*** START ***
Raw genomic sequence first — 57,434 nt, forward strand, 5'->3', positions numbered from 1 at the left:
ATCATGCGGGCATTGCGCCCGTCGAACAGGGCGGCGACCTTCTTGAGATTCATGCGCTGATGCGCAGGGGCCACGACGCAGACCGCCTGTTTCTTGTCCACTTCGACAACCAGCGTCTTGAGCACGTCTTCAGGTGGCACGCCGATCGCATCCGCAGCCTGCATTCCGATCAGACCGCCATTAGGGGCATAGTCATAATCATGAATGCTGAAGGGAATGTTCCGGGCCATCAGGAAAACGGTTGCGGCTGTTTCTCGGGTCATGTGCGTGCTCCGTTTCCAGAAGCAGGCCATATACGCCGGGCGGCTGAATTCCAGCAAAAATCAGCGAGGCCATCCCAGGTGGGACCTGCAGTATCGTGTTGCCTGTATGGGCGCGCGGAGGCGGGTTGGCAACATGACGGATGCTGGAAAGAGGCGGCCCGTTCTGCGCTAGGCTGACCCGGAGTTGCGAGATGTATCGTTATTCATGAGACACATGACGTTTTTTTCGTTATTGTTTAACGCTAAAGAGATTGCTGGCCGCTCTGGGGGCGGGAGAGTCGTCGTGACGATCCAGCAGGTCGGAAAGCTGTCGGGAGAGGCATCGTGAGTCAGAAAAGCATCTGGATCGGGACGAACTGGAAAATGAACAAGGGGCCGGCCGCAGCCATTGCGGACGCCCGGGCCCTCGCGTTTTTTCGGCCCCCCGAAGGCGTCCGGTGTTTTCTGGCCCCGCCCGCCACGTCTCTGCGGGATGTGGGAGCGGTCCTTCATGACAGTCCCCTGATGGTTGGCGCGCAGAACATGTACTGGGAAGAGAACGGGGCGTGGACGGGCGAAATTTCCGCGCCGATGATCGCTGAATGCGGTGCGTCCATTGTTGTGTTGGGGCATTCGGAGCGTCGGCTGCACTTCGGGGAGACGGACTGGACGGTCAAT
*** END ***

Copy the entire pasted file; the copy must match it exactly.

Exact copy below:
Raw genomic sequence first — 57,434 nt, forward strand, 5'->3', positions numbered from 1 at the left:
ATCATGCGGGCATTGCGCCCGTCGAACAGGGCGGCGACCTTCTTGAGATTCATGCGCTGATGCGCAGGGGCCACGACGCAGACCGCCTGTTTCTTGTCCACTTCGACAACCAGCGTCTTGAGCACGTCTTCAGGTGGCACGCCGATCGCATCCGCAGCCTGCATTCCGATCAGACCGCCATTAGGGGCATAGTCATAATCATGAATGCTGAAGGGAATGTTCCGGGCCATCAGGAAAACGGTTGCGGCTGTTTCTCGGGTCATGTGCGTGCTCCGTTTCCAGAAGCAGGCCATATACGCCGGGCGGCTGAATTCCAGCAAAAATCAGCGAGGCCATCCCAGGTGGGACCTGCAGTATCGTGTTGCCTGTATGGGCGCGCGGAGGCGGGTTGGCAACATGACGGATGCTGGAAAGAGGCGGCCCGTTCTGCGCTAGGCTGACCCGGAGTTGCGAGATGTATCGTTATTCATGAGACACATGACGTTTTTTTCGTTATTGTTTAACGCTAAAGAGATTGCTGGCCGCTCTGGGGGCGGGAGAGTCGTCGTGACGATCCAGCAGGTCGGAAAGCTGTCGGGAGAGGCATCGTGAGTCAGAAAAGCATCTGGATCGGGACGAACTGGAAAATGAACAAGGGGCCGGCCGCAGCCATTGCGGACGCCCGGGCCCTCGCGTTTTTTCGGCCCCCCGAAGGCGTCCGGTGTTTTCTGGCCCCGCCCGCCACGTCTCTGCGGGATGTGGGAGCGGTCCTTCATGACAGTCCCCTGATGGTTGGCGCGCAGAACATGTACTGGGAAGAGAACGGGGCGTGGACGGGCGAAATTTCCGCGCCGATGATCGCTGAATGCGGTGCGTCCATTGTTGTGTTGGGGCATTCGGAGCGTCGGCTGCACTTCGGGGAGACGGACTGGACGGTCAAT